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Visual Storytelling Can be a Powerful Tool to Initiate Social Change

Visual Storytelling Can be a Powerful Tool to Initiate Social Change

Ria Patel
  • Being involved in Gujarati web-series Varta re Varta was the first time I realized the kind of impact I could have on viewers.

One of the “hot” questions people ask actors is why? Why acting? Because let’s face it, there are thousands of actors in Los Angeles, so why are we doing this? I’ve heard many answers. My all-time favorite is “I tried medicine, but I was too smart for it, I needed something to challenge my mind.” 

I’m a very emotional person and acting allows me to channel my feelings into creativity. Recently I have also discovered that I find joy in bringing joy and happiness to others. I know for myself there are times where I don’t feel like finding a shoulder to cry on, so I turn to a film or a television show. There is always something to cheer me up or help me cry through my pent-up emotions. So, when there is a person on the other side of the world feeling a certain emotion, I want to be able to comfort them with my work.

Apart from seeking out stories as a distraction or a source of comfort, storytelling is important for social change and many of us learn through this medium. Every movie, TV show, play or web-series we watch has a message, no matter how simple. I think as artists it’s so important to reflect upon what is happening in society and elucidate that to the audience. I feel that this is particularly important because, while film and TV is traditionally seen as entertainment, many people are more likely to learn through visual storytelling. Many films and TV shows are even used as a form of edutainment — yes, that is a real word — you can google it.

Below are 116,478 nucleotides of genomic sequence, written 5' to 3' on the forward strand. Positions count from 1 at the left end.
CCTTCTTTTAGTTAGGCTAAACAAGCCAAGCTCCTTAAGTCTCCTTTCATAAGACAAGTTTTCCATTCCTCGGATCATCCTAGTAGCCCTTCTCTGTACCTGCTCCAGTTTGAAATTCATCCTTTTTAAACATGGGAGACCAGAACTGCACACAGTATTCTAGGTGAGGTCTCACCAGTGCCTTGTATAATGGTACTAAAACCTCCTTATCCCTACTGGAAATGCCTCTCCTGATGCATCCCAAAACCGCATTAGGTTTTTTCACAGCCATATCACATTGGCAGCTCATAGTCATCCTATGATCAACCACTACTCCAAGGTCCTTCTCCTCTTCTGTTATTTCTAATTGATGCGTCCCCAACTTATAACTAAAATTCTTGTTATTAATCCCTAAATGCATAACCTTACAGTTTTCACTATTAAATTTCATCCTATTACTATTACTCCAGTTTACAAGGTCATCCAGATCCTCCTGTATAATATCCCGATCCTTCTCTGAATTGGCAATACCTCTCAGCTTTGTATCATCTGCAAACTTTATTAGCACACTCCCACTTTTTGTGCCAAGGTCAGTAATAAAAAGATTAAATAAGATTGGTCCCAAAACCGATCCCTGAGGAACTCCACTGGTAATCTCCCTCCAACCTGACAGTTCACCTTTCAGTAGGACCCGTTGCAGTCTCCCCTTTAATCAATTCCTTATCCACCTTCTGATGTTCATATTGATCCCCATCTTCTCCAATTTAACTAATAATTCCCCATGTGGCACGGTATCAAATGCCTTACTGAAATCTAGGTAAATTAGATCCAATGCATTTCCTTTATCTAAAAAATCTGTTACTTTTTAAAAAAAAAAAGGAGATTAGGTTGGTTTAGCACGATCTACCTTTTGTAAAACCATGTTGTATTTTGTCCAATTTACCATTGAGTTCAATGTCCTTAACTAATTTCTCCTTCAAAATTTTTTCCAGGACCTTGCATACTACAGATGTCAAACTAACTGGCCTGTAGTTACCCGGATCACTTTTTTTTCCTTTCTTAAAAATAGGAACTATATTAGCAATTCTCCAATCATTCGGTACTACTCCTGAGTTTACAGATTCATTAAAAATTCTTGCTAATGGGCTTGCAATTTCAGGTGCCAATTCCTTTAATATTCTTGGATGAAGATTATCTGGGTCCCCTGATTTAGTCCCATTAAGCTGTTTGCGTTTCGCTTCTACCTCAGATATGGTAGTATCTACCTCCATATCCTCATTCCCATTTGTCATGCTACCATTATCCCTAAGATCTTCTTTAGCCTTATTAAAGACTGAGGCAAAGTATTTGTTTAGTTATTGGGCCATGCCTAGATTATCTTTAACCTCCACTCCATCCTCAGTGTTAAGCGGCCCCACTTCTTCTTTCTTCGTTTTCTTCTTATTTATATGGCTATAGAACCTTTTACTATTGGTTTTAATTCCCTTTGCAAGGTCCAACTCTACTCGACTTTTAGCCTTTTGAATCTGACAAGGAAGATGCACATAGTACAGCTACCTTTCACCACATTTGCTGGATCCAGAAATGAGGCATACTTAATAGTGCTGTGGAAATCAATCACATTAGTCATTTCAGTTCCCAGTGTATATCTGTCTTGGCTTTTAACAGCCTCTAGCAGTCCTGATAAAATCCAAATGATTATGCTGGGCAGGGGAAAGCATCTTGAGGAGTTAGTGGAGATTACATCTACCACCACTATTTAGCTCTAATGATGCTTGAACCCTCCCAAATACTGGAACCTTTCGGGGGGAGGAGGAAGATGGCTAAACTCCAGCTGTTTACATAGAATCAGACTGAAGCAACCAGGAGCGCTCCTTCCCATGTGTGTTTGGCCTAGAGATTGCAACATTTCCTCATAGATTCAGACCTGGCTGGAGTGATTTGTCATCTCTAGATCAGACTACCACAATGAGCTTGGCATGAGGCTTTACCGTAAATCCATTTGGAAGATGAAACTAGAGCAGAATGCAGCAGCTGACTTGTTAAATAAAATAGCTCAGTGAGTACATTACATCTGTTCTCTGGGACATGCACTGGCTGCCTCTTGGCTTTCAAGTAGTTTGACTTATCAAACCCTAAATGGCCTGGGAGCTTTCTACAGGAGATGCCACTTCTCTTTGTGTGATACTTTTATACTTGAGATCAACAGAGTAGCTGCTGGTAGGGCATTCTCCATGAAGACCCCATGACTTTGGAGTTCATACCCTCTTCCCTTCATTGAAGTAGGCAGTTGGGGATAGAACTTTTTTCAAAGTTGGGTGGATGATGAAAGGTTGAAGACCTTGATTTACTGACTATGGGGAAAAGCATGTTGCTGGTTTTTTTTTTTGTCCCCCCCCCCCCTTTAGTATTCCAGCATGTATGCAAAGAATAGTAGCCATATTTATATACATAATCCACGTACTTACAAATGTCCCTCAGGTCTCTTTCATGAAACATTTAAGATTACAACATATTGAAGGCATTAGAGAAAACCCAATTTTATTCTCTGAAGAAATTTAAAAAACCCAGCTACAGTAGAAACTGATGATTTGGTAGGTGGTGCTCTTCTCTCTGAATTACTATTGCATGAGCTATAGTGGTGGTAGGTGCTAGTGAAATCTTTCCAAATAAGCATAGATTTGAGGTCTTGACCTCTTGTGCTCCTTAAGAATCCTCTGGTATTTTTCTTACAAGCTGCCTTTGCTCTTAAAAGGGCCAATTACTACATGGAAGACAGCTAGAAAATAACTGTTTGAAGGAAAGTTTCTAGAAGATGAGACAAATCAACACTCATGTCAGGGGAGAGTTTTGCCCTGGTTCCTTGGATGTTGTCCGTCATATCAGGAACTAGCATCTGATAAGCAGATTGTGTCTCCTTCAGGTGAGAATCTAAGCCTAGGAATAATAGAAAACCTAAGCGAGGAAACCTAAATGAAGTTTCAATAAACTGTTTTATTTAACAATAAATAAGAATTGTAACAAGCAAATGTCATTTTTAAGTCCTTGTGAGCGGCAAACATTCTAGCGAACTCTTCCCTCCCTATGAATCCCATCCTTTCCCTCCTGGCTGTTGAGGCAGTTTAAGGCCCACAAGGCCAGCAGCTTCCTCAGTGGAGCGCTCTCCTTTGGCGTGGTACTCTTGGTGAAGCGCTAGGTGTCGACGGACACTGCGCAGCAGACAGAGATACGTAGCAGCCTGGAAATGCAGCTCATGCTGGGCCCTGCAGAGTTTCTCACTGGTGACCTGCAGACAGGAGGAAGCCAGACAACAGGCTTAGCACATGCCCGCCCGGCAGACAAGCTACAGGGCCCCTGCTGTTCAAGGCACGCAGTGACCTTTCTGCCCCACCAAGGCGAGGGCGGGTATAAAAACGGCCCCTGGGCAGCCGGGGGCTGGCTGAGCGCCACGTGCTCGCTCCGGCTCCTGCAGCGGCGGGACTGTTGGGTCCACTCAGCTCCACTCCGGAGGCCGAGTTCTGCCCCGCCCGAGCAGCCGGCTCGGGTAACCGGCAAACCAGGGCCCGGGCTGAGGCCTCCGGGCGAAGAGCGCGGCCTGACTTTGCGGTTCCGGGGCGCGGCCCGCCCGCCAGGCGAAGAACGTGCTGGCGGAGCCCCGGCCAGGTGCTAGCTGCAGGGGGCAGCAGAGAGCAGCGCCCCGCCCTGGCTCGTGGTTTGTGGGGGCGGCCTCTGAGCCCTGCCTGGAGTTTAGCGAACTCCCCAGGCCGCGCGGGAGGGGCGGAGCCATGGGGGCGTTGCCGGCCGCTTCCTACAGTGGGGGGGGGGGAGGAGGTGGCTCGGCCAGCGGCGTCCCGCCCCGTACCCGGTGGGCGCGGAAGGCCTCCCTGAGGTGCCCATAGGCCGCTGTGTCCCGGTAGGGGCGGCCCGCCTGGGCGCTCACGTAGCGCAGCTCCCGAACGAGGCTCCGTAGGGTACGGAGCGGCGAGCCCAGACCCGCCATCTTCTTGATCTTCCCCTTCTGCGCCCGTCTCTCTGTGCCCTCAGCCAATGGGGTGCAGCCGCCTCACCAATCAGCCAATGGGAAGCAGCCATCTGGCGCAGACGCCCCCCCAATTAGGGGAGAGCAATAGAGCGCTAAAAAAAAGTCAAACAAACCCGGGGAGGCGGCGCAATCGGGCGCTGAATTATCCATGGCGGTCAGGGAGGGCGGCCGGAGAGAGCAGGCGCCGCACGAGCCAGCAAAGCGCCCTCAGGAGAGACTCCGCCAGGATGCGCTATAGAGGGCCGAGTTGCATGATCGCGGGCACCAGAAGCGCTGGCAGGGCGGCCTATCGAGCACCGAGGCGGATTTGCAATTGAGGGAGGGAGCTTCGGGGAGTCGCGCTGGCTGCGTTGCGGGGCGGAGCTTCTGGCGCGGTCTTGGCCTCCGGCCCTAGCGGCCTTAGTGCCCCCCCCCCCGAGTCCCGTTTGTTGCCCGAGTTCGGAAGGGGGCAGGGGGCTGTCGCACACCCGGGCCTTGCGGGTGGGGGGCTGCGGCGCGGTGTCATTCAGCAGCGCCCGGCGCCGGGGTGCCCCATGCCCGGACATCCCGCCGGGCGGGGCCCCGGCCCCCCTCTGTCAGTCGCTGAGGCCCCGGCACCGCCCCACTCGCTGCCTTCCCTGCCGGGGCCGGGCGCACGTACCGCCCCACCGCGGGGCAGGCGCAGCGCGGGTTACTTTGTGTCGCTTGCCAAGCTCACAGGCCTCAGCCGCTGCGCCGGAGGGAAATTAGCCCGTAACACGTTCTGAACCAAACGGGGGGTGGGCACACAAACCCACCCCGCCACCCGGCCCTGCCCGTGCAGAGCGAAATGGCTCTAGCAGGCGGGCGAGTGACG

Themes relating to race and discrimination have been addressed in many films and TV shows as a form of edutainment. For example, in the TV series Star Trek there is an episode of season three in 1968 where Capt. Kirk and Lt. Uhura share the first ever interracial kiss on American television! Interracial marriage was legalized in America only a year before the episode aired and remained highly opposed by many Americans. 

Makers of the show were flooded with mail, some of which was outraged by the portrayal of an interracial couple. However, such negative letters were overwhelmingly outweighed by fan mail filled with love and positivity, which shows that this series had a profound impact on the audience. On a broader scale, this historic scene supported the themes of love and unity often emphasized in Star Trek, a message that resonated with many viewers. The response of viewers to this historic scene further illustrates that visual storytelling can be a powerful tool for people to connect with and understand messages and themes that support social change.

Even two years on from the 2018 release of my Indian-Gujarati web-series Varta re Varta, people still reach out to me to share words of kindness and tell me how the series impacted them.

As an actor I have always chosen work with messages and themes that inspire me. Even two years on from the 2018 release of my Indian-Gujarati web-series Varta re Varta, people still reach out to me to share words of kindness and tell me how the series impacted them. The themes of the show reflected societal changes at the time of filming and centered around self-acceptance — particularly for members of the LGBTQ+ community. For many of the people who contact me, Varta re Varta is the first time they have seen a positive depiction of being LGBTQ+ in an Indian-Gujarati series.